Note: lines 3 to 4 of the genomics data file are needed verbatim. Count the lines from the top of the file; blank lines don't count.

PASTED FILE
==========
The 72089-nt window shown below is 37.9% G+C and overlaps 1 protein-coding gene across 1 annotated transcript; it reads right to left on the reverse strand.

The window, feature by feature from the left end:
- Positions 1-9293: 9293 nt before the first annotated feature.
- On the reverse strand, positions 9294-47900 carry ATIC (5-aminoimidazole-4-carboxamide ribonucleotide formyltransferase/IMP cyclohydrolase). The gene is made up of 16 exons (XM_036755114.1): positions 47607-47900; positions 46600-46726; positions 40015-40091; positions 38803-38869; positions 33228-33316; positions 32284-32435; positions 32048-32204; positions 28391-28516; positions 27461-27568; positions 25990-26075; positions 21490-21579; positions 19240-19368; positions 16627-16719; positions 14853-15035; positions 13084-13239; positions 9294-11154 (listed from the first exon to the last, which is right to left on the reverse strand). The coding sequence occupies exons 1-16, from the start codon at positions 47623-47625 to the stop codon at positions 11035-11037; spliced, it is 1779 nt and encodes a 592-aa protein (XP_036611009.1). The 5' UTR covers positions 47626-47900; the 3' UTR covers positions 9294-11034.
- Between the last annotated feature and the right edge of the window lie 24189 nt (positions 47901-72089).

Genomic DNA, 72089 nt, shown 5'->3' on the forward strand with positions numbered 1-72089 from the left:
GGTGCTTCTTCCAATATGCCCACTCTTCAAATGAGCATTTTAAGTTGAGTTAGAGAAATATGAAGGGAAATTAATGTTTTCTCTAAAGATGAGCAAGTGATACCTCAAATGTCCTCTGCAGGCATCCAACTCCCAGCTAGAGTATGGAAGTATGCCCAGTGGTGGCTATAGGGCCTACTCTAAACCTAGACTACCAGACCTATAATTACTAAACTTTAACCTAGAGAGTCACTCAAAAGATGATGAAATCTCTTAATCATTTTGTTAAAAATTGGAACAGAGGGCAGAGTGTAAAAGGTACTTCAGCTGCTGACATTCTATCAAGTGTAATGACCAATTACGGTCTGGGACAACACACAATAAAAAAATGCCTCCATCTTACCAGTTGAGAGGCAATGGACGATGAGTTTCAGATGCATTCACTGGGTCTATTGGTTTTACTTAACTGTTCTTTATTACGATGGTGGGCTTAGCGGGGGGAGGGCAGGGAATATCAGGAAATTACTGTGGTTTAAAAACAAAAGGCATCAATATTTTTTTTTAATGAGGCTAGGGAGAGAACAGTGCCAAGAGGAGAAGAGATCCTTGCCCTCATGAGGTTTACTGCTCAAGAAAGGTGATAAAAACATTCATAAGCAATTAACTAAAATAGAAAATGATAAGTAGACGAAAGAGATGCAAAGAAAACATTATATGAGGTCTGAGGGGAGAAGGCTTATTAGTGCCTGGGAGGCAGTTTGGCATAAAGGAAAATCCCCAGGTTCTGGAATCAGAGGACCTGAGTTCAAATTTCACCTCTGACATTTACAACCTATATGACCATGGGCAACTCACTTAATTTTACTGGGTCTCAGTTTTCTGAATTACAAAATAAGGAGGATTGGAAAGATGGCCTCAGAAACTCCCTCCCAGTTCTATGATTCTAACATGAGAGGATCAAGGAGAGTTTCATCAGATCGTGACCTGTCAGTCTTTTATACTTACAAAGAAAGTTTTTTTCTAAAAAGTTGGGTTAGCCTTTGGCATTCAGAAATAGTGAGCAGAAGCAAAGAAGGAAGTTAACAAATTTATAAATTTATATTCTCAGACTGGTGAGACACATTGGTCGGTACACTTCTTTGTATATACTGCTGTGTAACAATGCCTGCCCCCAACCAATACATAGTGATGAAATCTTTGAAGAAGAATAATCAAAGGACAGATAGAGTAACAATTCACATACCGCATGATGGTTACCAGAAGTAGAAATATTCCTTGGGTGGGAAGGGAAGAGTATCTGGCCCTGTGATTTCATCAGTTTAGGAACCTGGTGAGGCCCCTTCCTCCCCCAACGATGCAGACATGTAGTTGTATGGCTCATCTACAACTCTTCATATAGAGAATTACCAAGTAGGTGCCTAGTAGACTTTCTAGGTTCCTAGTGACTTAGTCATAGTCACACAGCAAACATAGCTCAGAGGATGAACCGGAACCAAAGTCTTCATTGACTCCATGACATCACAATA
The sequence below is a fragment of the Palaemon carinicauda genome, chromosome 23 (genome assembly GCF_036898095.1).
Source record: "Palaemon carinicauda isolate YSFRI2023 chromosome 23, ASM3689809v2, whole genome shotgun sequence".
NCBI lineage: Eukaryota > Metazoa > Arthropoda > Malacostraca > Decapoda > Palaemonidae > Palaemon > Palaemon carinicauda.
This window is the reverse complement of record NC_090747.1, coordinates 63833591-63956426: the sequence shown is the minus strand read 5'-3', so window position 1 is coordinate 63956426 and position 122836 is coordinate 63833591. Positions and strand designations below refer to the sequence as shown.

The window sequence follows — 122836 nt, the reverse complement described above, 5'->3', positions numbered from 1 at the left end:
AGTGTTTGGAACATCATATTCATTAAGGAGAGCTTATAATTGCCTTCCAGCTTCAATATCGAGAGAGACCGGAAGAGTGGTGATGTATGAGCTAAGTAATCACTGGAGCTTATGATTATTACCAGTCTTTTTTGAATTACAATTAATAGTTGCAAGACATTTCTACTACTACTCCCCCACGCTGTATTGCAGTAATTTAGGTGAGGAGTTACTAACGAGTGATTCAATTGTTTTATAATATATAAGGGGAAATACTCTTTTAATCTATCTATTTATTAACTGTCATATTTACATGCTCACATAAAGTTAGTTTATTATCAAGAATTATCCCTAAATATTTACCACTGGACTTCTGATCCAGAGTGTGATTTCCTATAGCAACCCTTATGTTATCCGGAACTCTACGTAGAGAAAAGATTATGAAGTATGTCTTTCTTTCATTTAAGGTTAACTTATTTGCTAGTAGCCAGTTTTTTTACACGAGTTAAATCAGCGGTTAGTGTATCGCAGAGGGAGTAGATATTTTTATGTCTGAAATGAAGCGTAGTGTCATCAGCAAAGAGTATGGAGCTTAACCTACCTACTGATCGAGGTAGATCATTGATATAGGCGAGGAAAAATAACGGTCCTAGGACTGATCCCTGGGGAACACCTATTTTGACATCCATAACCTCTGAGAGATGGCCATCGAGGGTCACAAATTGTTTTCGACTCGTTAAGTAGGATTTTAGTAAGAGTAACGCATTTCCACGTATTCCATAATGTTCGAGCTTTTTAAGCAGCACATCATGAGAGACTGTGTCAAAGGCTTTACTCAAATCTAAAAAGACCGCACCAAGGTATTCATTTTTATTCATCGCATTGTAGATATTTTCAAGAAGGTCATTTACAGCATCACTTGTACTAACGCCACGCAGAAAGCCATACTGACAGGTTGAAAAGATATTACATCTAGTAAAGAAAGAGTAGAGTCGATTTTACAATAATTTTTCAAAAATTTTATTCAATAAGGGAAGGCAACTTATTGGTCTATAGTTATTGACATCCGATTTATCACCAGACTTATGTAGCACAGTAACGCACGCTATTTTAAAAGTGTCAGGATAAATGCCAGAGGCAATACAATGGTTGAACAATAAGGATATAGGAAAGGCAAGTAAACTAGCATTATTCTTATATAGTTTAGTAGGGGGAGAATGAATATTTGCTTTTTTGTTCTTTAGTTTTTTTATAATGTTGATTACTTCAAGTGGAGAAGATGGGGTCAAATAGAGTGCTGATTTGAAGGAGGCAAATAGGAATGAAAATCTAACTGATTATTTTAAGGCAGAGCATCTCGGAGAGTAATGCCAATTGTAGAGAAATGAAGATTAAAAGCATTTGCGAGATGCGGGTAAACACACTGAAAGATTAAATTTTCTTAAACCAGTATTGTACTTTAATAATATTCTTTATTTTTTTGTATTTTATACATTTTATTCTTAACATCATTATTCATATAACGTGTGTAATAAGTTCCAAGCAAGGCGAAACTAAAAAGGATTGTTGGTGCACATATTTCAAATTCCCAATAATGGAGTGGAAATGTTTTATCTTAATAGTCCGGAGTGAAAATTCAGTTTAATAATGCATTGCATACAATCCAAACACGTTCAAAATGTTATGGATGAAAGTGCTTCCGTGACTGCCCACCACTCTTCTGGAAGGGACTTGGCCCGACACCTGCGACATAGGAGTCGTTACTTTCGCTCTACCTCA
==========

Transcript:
- Positions 1-9293: 9293 nt before the first annotated feature.
- On the reverse strand, positions 9294-47900 carry ATIC (5-aminoimidazole-4-carboxamide ribonucleotide formyltransferase/IMP cyclohydrolase). The gene is made up of 16 exons (XM_036755114.1): positions 47607-47900; positions 46600-46726; positions 40015-40091; positions 38803-38869; positions 33228-33316; positions 32284-32435; positions 32048-32204; positions 28391-28516; positions 27461-27568; positions 25990-26075; positions 21490-21579; positions 19240-19368; positions 16627-16719; positions 14853-15035; positions 13084-13239; positions 9294-11154 (listed from the first exon to the last, which is right to left on the reverse strand). The coding sequence occupies exons 1-16, from the start codon at positions 47623-47625 to the stop codon at positions 11035-11037; spliced, it is 1779 nt and encodes a 592-aa protein (XP_036611009.1). The 5' UTR covers positions 47626-47900; the 3' UTR covers positions 9294-11034.